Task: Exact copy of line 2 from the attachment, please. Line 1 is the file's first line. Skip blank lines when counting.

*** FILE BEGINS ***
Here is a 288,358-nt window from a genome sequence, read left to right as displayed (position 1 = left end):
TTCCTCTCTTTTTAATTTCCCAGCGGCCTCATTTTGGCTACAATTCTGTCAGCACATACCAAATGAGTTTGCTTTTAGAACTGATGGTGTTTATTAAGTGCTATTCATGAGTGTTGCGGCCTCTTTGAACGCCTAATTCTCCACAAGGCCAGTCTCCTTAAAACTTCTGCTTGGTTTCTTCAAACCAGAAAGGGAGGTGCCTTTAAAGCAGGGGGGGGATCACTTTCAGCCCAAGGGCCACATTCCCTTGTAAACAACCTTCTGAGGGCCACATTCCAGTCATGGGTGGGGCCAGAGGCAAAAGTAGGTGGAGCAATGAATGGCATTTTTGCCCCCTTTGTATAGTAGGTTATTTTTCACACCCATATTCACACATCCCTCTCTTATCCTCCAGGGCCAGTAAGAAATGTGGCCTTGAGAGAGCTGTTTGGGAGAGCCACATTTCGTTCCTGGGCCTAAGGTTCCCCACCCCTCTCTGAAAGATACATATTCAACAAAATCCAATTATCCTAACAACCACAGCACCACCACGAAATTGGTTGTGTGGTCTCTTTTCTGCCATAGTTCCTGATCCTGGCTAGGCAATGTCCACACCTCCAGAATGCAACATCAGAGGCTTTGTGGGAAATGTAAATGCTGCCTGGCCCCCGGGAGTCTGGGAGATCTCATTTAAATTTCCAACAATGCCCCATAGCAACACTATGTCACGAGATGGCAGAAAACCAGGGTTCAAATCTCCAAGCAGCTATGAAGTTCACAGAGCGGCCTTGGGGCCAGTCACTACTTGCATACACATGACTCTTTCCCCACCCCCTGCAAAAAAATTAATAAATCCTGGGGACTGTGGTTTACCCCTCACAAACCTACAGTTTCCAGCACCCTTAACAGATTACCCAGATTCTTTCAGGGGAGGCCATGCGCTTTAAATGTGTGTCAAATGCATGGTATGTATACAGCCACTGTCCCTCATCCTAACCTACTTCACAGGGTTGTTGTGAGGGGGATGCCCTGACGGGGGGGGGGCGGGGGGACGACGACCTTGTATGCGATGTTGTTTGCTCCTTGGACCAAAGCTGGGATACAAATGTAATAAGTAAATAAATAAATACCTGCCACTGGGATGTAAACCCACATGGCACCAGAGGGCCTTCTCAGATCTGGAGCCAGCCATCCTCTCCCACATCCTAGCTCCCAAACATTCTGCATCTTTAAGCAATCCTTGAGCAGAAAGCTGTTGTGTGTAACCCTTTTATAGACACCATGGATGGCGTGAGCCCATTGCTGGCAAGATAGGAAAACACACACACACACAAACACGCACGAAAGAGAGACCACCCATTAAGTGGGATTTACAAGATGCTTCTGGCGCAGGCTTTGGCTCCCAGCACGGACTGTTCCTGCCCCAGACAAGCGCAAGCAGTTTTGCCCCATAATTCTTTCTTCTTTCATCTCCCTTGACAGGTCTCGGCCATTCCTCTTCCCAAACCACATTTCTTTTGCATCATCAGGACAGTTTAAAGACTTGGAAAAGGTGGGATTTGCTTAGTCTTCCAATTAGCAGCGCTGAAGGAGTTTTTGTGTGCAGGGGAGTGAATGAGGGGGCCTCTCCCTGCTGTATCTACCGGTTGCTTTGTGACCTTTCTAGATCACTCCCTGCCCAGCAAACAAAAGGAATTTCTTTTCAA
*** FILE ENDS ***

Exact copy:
TTCCTCTCTTTTTAATTTCCCAGCGGCCTCATTTTGGCTACAATTCTGTCAGCACATACCAAATGAGTTTGCTTTTAGAACTGATGGTGTTTATTAAGTGCTATTCATGAGTGTTGCGGCCTCTTTGAACGCCTAATTCTCCACAAGGCCAGTCTCCTTAAAACTTCTGCTTGGTTTCTTCAAACCAGAAAGGGAGGTGCCTTTAAAGCAGGGGGGGGATCACTTTCAGCCCAAGGGCCACATTCCCTTGTAAACAACCTTCTGAGGGCCACATTCCAGTCATGGGTGGGGCCAGAGGCAAAAGTAGGTGGAGCAATGAATGGCATTTTTGCCCCCTTTGTATAGTAGGTTATTTTTCACACCCATATTCACACATCCCTCTCTTATCCTCCAGGGCCAGTAAGAAATGTGGCCTTGAGAGAGCTGTTTGGGAGAGCCACATTTCGTTCCTGGGCCTAAGGTTCCCCACCCCTCTCTGAAAGATACATATTCAACAAAATCCAATTATCCTAACAACCACAGCACCACCACGAAATTGGTTGTGTGGTCTCTTTTCTGCCATAGTTCCTGATCCTGGCTAGGCAATGTCCACACCTCCAGAATGCAACATCAGAGGCTTTGTGGGAAATGTAAATGCTGCCTGGCCCCCGGGAGTCTGGGAGATCTCATTTAAATTTCCAACAATGCCCCATAGCAACACTATGTCACGAGATGGCAGAAAACCAGGGTTCAAATCTCCAAGCAGCTATGAAGTTCACAGAGCGGCCTTGGGGCCAGTCACTACTTGCATACACATGACTCTTTCCCCACCCCCTGCAAAAAAATTAATAAATCCTGGGGACTGTGGTTTACCCCTCACAAACCTACAGTTTCCAGCACCCTTAACAGATTACCCAGATTCTTTCAGGGGAGGCCATGCGCTTTAAATGTGTGTCAAATGCATGGTATGTATACAGCCACTGTCCCTCATCCTAACCTACTTCACAGGGTTGTTGTGAGGGGGATGCCCTGACGGGGGGGGGGCGGGGGGACGACGACCTTGTATGCGATGTTGTTTGCTCCTTGGACCAAAGCTGGGATACAAATGTAATAAGTAAATAAATAAATACCTGCCACTGGGATGTAAACCCACATGGCACCAGAGGGCCTTCTCAGATCTGGAGCCAGCCATCCTCTCCCACATCCTAGCTCCCAAACATTCTGCATCTTTAAGCAATCCTTGAGCAGAAAGCTGTTGTGTGTAACCCTTTTATAGACACCATGGATGGCGTGAGCCCATTGCTGGCAAGATAGGAAAACACACACACACACAAACACGCACGAAAGAGAGACCACCCATTAAGTGGGATTTACAAGATGCTTCTGGCGCAGGCTTTGGCTCCCAGCACGGACTGTTCCTGCCCCAGACAAGCGCAAGCAGTTTTGCCCCATAATTCTTTCTTCTTTCATCTCCCTTGACAGGTCTCGGCCATTCCTCTTCCCAAACCACATTTCTTTTGCATCATCAGGACAGTTTAAAGACTTGGAAAAGGTGGGATTTGCTTAGTCTTCCAATTAGCAGCGCTGAAGGAGTTTTTGTGTGCAGGGGAGTGAATGAGGGGGCCTCTCCCTGCTGTATCTACCGGTTGCTTTGTGACCTTTCTAGATCACTCCCTGCCCAGCAAACAAAAGGAATTTCTTTTCAA